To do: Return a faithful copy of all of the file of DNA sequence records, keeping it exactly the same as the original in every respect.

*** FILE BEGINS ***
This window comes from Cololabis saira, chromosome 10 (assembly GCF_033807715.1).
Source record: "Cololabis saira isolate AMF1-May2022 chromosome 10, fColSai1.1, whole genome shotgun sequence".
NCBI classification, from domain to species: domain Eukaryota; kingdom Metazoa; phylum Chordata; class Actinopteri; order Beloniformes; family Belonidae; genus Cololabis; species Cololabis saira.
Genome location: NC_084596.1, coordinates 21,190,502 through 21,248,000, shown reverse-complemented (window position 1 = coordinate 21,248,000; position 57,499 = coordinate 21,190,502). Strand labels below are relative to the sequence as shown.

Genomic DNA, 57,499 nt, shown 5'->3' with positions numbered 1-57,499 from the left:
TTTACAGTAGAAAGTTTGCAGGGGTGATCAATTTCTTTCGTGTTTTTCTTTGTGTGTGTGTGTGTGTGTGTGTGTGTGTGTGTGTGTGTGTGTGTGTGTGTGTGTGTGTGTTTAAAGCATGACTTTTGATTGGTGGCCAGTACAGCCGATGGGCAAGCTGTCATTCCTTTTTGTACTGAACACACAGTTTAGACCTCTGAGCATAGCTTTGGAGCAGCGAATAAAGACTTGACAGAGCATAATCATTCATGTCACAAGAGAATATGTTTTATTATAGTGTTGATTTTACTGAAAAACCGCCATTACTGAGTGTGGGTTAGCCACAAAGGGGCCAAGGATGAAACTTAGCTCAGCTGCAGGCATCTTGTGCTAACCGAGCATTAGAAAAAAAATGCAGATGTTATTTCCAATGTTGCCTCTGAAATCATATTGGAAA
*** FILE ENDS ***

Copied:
This window comes from Cololabis saira, chromosome 10 (assembly GCF_033807715.1).
Source record: "Cololabis saira isolate AMF1-May2022 chromosome 10, fColSai1.1, whole genome shotgun sequence".
NCBI classification, from domain to species: domain Eukaryota; kingdom Metazoa; phylum Chordata; class Actinopteri; order Beloniformes; family Belonidae; genus Cololabis; species Cololabis saira.
Genome location: NC_084596.1, coordinates 21,190,502 through 21,248,000, shown reverse-complemented (window position 1 = coordinate 21,248,000; position 57,499 = coordinate 21,190,502). Strand labels below are relative to the sequence as shown.

Genomic DNA, 57,499 nt, shown 5'->3' with positions numbered 1-57,499 from the left:
TTTACAGTAGAAAGTTTGCAGGGGTGATCAATTTCTTTCGTGTTTTTCTTTGTGTGTGTGTGTGTGTGTGTGTGTGTGTGTGTGTGTGTGTGTGTGTGTGTGTGTGTGTGTTTAAAGCATGACTTTTGATTGGTGGCCAGTACAGCCGATGGGCAAGCTGTCATTCCTTTTTGTACTGAACACACAGTTTAGACCTCTGAGCATAGCTTTGGAGCAGCGAATAAAGACTTGACAGAGCATAATCATTCATGTCACAAGAGAATATGTTTTATTATAGTGTTGATTTTACTGAAAAACCGCCATTACTGAGTGTGGGTTAGCCACAAAGGGGCCAAGGATGAAACTTAGCTCAGCTGCAGGCATCTTGTGCTAACCGAGCATTAGAAAAAAAATGCAGATGTTATTTCCAATGTTGCCTCTGAAATCATATTGGAAA